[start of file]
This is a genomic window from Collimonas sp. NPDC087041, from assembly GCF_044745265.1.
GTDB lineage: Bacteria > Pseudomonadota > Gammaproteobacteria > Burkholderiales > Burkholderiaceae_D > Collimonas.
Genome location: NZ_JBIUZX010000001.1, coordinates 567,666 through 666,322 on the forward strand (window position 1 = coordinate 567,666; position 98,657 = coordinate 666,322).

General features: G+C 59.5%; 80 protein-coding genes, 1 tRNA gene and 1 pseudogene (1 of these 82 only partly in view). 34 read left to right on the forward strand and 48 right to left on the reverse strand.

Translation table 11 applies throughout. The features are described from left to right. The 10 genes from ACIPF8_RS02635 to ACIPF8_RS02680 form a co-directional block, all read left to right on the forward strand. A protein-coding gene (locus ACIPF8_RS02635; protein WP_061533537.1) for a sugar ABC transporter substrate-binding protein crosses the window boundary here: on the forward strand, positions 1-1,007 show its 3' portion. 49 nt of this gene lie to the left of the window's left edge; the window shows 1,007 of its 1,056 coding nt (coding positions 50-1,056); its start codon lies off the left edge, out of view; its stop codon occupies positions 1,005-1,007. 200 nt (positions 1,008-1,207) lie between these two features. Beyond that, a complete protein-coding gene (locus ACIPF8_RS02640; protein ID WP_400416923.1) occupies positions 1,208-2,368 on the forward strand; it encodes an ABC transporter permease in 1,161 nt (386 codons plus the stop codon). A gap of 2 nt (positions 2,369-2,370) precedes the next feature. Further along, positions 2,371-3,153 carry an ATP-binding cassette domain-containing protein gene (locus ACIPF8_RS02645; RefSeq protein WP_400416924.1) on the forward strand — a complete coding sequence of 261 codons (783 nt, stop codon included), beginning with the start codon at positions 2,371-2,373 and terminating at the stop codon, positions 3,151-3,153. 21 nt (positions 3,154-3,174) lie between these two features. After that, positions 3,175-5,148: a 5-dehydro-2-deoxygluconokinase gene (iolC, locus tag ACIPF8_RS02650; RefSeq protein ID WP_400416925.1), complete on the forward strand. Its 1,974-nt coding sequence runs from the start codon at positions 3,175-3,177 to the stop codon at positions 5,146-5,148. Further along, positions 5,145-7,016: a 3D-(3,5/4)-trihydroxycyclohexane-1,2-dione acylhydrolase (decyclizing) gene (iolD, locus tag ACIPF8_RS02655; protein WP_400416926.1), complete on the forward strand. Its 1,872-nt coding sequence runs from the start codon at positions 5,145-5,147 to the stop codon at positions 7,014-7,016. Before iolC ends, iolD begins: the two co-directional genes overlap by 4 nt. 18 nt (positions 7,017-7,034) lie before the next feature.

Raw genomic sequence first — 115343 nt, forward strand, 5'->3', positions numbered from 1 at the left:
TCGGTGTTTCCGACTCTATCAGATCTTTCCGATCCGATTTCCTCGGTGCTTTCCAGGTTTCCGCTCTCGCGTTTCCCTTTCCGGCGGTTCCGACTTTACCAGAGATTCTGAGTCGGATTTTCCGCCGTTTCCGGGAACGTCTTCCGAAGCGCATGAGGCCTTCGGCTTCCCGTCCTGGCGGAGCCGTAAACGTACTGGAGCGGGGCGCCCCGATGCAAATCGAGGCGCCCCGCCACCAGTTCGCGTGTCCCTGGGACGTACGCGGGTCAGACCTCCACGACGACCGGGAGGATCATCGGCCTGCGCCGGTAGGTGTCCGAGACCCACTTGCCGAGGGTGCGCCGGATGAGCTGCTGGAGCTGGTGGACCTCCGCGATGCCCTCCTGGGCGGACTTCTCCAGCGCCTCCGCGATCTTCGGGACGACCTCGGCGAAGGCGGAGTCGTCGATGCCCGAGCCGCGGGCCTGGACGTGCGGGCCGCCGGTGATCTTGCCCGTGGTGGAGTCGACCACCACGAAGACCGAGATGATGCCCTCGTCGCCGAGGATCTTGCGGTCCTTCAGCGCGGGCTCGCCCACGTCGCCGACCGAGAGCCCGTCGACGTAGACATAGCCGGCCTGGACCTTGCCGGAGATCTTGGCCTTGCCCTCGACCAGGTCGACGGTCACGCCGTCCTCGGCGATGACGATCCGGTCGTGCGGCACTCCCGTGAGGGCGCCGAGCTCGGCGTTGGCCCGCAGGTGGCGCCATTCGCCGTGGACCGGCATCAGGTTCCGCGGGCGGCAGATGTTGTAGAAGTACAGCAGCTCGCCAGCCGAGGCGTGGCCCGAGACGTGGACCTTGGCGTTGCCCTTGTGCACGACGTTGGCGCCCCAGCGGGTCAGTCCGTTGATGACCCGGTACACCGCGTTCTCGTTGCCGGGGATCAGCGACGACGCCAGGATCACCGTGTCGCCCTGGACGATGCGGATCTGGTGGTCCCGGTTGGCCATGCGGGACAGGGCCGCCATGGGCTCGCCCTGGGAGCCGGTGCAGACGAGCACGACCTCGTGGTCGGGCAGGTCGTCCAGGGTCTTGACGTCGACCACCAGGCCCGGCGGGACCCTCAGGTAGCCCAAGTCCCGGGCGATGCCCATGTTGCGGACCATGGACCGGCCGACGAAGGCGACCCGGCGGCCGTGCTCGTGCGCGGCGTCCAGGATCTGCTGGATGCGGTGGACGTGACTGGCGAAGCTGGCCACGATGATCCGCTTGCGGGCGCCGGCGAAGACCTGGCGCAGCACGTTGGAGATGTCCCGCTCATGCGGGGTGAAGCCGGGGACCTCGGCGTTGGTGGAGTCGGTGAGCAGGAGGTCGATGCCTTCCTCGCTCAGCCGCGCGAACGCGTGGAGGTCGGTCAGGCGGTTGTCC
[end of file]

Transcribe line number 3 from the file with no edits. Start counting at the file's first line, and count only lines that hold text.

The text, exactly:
Genome location: NZ_JBIUZX010000001.1, coordinates 567,666 through 666,322 on the forward strand (window position 1 = coordinate 567,666; position 98,657 = coordinate 666,322).